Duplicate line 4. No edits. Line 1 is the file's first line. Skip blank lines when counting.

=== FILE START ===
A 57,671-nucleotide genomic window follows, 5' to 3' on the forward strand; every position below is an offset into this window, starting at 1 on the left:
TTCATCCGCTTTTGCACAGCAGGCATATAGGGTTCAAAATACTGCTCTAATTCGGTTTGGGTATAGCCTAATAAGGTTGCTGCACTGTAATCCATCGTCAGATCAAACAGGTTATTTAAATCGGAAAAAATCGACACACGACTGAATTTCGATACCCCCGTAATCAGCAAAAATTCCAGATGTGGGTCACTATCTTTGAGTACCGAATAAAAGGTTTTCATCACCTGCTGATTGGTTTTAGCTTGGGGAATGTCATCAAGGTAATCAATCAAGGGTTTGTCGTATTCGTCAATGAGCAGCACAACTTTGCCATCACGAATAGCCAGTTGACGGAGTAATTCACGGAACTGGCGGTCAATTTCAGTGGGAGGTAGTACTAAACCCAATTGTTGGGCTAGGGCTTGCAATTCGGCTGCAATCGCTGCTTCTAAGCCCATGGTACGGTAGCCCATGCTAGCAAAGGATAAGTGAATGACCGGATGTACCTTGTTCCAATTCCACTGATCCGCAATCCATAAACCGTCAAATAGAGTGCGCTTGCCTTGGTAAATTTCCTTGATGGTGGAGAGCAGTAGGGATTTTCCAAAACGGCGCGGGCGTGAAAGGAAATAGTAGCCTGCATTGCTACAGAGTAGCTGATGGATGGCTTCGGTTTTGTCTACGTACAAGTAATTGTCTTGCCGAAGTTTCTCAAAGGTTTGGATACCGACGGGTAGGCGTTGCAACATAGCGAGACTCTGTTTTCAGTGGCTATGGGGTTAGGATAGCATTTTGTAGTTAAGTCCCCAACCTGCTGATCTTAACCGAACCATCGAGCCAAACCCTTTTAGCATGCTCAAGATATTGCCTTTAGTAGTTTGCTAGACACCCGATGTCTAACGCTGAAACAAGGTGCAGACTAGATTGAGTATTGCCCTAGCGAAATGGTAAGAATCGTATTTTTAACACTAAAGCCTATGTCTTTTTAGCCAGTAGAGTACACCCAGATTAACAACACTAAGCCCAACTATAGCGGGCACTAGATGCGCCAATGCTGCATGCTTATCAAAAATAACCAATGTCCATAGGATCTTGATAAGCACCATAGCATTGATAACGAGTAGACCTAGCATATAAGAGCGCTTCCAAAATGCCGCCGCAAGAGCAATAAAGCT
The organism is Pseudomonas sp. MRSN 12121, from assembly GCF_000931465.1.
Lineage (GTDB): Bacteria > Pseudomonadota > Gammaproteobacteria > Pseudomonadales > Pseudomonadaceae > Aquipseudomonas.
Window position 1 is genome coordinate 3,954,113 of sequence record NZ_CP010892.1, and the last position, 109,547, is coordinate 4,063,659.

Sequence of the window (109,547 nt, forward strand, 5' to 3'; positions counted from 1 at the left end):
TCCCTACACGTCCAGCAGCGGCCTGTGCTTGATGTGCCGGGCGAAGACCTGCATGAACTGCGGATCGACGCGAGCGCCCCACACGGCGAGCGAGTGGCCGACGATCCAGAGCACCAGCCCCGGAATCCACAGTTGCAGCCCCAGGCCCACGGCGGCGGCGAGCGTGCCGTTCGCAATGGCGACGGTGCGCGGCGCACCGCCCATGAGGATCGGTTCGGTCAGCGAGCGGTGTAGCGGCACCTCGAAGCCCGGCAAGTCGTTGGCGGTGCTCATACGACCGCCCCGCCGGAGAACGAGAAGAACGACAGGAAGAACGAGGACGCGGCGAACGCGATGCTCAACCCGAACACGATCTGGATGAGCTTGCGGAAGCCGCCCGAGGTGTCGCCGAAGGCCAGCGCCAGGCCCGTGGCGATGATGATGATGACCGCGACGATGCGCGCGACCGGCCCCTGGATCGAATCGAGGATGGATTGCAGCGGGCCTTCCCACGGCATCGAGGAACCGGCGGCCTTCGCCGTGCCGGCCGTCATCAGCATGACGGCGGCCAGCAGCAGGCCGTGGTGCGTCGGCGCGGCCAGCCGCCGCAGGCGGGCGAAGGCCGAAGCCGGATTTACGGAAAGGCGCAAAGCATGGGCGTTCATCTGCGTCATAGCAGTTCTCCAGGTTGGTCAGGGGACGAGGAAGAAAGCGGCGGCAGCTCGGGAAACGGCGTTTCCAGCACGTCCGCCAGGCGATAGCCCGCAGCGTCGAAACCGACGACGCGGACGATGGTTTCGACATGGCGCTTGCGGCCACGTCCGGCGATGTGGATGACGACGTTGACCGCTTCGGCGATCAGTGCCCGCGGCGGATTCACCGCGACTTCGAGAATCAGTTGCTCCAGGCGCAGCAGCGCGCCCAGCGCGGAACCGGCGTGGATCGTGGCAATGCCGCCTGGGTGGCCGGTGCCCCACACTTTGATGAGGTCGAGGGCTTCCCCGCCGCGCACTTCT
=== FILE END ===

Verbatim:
Lineage (GTDB): Bacteria > Pseudomonadota > Gammaproteobacteria > Pseudomonadales > Pseudomonadaceae > Aquipseudomonas.